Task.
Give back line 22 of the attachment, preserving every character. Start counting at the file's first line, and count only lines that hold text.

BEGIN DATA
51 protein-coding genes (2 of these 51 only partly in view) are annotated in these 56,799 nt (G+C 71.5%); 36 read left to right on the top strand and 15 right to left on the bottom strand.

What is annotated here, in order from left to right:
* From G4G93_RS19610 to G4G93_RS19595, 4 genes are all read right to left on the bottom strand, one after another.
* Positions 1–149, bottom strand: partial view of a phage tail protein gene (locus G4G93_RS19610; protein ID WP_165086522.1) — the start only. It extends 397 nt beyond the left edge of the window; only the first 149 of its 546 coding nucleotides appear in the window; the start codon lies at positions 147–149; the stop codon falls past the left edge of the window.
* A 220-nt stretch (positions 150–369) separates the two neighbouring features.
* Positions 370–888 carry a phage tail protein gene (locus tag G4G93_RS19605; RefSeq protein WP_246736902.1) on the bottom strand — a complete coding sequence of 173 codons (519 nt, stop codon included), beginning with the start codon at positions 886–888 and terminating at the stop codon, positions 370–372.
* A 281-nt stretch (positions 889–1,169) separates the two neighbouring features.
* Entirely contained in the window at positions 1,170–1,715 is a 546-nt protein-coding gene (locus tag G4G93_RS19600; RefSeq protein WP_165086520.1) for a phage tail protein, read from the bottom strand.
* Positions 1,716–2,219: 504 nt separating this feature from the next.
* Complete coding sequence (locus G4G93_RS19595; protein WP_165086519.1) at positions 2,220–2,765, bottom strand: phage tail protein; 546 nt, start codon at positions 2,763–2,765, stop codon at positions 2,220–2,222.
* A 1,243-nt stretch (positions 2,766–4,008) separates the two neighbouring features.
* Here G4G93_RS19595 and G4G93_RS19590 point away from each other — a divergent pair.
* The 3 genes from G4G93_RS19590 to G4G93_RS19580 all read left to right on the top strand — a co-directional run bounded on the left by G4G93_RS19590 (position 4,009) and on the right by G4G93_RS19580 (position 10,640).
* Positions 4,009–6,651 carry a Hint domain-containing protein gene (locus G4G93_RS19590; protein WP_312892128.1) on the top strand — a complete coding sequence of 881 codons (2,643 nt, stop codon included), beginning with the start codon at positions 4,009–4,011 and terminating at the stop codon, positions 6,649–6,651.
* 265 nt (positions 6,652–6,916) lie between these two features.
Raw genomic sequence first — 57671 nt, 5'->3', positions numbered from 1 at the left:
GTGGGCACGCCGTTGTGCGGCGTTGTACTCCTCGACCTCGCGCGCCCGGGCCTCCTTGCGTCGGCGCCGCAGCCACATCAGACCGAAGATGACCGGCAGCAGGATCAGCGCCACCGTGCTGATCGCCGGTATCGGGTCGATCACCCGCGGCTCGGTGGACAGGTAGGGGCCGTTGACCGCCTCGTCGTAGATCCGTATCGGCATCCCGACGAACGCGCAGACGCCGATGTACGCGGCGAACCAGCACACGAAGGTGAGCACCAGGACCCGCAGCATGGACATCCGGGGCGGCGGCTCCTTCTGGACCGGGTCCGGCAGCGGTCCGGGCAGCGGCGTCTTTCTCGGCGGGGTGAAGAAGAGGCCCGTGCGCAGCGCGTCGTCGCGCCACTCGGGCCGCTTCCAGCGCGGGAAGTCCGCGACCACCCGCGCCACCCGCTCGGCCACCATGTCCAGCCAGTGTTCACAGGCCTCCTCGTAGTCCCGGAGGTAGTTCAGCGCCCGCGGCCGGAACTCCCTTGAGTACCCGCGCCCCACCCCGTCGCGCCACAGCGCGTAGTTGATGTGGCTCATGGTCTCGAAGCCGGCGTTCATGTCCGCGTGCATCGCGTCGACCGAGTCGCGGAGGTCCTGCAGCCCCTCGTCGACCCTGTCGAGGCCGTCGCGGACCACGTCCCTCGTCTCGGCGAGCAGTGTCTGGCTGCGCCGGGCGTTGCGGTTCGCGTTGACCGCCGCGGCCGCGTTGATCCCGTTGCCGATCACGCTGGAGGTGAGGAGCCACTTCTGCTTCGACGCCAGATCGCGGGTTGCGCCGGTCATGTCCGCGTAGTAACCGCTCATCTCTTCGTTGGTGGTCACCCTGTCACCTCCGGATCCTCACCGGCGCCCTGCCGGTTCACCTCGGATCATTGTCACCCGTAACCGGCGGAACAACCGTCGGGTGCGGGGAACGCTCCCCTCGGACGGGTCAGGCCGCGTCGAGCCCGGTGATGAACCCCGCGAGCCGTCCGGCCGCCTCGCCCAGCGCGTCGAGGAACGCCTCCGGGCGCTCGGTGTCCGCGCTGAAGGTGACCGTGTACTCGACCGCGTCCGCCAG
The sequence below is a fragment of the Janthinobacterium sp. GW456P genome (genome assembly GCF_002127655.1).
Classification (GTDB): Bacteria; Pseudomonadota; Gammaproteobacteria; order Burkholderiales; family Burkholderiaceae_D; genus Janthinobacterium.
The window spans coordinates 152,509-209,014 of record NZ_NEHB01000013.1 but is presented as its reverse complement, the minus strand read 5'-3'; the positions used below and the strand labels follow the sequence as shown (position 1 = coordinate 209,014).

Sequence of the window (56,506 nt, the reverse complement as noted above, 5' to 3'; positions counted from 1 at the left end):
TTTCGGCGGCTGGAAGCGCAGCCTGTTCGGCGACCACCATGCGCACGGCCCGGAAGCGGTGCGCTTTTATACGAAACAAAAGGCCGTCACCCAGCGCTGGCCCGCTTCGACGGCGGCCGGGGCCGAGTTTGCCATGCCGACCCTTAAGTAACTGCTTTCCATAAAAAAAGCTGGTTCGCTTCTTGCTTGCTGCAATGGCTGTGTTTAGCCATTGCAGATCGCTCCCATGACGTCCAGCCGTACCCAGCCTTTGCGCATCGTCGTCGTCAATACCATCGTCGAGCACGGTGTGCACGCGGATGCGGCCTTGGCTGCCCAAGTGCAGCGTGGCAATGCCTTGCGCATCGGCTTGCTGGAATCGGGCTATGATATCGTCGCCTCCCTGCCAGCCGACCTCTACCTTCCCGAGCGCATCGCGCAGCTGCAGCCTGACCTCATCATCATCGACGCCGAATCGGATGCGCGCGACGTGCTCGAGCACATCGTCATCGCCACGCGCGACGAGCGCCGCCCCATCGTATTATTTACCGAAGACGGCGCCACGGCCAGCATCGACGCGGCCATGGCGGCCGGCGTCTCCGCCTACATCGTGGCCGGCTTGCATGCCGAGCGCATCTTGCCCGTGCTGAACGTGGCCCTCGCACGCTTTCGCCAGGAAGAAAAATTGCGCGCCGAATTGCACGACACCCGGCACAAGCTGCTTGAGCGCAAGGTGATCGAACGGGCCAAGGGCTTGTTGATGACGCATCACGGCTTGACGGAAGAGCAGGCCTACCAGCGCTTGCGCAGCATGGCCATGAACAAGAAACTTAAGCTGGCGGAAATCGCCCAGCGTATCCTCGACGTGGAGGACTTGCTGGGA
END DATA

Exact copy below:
TTTCGGCGGCTGGAAGCGCAGCCTGTTCGGCGACCACCATGCGCACGGCCCGGAAGCGGTGCGCTTTTATACGAAACAAAAGGCCGTCACCCAGCGCTGGCCCGCTTCGACGGCGGCCGGGGCCGAGTTTGCCATGCCGACCCTTAAGTAACTGCTTTCCATAAAAAAAGCTGGTTCGCTTCTTGCTTGCTGCAATGGCTGTGTTTAGCCATTGCAGATCGCTCCCATGACGTCCAGCCGTACCCAGCCTTTGCGCATCGTCGTCGTCAATACCATCGTCGAGCACGGTGTGCACGCGGATGCGGCCTTGGCTGCCCAAGTGCAGCGTGGCAATGCCTTGCGCATCGGCTTGCTGGAATCGGGCTATGATATCGTCGCCTCCCTGCCAGCCGACCTCTACCTTCCCGAGCGCATCGCGCAGCTGCAGCCTGACCTCATCATCATCGACGCCGAATCGGATGCGCGCGACGTGCTCGAGCACATCGTCATCGCCACGCGCGACGAGCGCCGCCCCATCGTATTATTTACCGAAGACGGCGCCACGGCCAGCATCGACGCGGCCATGGCGGCCGGCGTCTCCGCCTACATCGTGGCCGGCTTGCATGCCGAGCGCATCTTGCCCGTGCTGAACGTGGCCCTCGCACGCTTTCGCCAGGAAGAAAAATTGCGCGCCGAATTGCACGACACCCGGCACAAGCTGCTTGAGCGCAAGGTGATCGAACGGGCCAAGGGCTTGTTGATGACGCATCACGGCTTGACGGAAGAGCAGGCCTACCAGCGCTTGCGCAGCATGGCCATGAACAAGAAACTTAAGCTGGCGGAAATCGCCCAGCGTATCCTCGACGTGGAGGACTTGCTGGGA